"Her name was Millicent. A nice, old-fashioned name, don't you think? Her friends called her Millie, but I didn't. I much preferred Millicent. Of course, I wasn't what you would call a friend."
Another burst of laughter pierced the dead air. Tom's forehead was beaded with perspiration, but he suddenly felt cold. This wasn't a prankster. He dreaded what he was going to hear, yet he was compelled to ask.
"What happened to Millicent?"
"I broke her heart."
"I don't understand..."
"What do you think happened to her?" the man demanded, his impatience clear now. "I killed her. It was messy; there was blood everywhere, all over me. I was terribly inexperienced back then. I hadn't perfected my technique. When I went to confession, I hadn't killed her yet. I was still in the planning stage and the priest could have stopped me, but he didn't. I told him what I was going to do."
"Tell me, how could he have stopped you?"
"Prayer," he answered, a shrug in his voice. "I told him to pray for me, but he didn't pray hard enough, now did he? I still killed her. It's a pity, really. She was such a pretty little thing...much prettier than the others."
Dear God, there were other women? How many others?
"How many crimes have you "
The stranger interrupted him. "Sins, Father," he said. "I committed sins, but I might have been able to resist if the priest had helped me. He wouldn't give me what I needed."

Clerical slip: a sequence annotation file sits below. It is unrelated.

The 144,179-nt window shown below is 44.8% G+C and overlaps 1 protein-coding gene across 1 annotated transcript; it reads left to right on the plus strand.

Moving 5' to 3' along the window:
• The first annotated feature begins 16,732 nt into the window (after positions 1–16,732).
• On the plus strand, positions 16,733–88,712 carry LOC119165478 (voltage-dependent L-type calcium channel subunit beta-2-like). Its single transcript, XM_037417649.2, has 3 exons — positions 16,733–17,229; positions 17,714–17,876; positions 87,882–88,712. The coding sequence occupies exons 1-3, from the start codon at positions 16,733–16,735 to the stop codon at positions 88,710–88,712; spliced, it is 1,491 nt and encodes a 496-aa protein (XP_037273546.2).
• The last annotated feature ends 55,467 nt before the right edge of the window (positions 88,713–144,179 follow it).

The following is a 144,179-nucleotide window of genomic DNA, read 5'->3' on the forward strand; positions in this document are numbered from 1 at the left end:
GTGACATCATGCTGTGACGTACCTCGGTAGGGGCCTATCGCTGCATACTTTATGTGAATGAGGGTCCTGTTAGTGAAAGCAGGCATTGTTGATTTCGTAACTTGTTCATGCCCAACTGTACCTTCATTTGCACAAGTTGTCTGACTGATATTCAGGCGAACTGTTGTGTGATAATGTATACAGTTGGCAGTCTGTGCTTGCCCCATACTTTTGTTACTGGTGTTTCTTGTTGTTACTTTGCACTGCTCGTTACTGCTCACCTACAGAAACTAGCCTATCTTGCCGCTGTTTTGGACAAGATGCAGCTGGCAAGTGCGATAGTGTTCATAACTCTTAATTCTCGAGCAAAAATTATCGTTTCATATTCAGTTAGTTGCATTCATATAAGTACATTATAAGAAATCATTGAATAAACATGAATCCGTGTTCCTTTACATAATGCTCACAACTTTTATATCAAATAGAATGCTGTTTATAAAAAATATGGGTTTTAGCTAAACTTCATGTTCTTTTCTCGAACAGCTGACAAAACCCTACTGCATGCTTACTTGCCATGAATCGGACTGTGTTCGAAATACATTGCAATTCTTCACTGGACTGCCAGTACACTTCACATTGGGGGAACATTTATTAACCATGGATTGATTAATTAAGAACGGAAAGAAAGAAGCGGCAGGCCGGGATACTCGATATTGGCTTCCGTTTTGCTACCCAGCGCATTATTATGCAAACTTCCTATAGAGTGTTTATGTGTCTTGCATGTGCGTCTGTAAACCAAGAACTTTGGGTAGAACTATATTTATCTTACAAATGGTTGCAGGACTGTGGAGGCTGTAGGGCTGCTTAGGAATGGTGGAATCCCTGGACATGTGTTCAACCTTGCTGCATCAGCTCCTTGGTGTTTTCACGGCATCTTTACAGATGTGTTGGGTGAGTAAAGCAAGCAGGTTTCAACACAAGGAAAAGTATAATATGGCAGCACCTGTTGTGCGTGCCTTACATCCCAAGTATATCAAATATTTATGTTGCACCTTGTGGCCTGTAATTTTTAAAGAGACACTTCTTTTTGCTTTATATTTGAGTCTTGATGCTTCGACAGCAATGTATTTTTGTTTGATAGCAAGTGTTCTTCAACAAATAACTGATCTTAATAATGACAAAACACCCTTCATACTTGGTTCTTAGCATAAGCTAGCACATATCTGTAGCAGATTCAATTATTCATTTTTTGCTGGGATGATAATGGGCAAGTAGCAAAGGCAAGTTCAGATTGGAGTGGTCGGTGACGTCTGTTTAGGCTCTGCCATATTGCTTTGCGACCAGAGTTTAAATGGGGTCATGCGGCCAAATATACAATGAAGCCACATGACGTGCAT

"What did you need?"
"Absolution and acceptance. I was denied both."
The stranger suddenly slammed his fist into the grille. Rage that must have been simmering just below the surface erupted full force as he spewed out in grotesque detail exactly what he had done to the poor innocent Millicent.
Tom was overwhelmed and sickened by the horror of it all. Dear God, what should he do? He had boasted he wouldn't be shocked or angered, but nothing could have prepared him for the atrocities the stranger took such delight in describing.
Hate the sin, not the sinner.
"I've gotten a real taste for it," the madman whispered.
"How many other women have you killed?"
"Millicent was the first. There were other infatuations, and when they disappointed me, I had to hurt them, but I didn't kill any of them. After I met Millicent, everything changed. I watched her for a long time and everything about her was...perfect." His voice turned into a snarl as he continued. "But she betrayed me, just like the others. She thought she could play her little games with other men and I wouldn't notice. I couldn't let her torment me that way. I wouldn't," he corrected. "I had to punish her."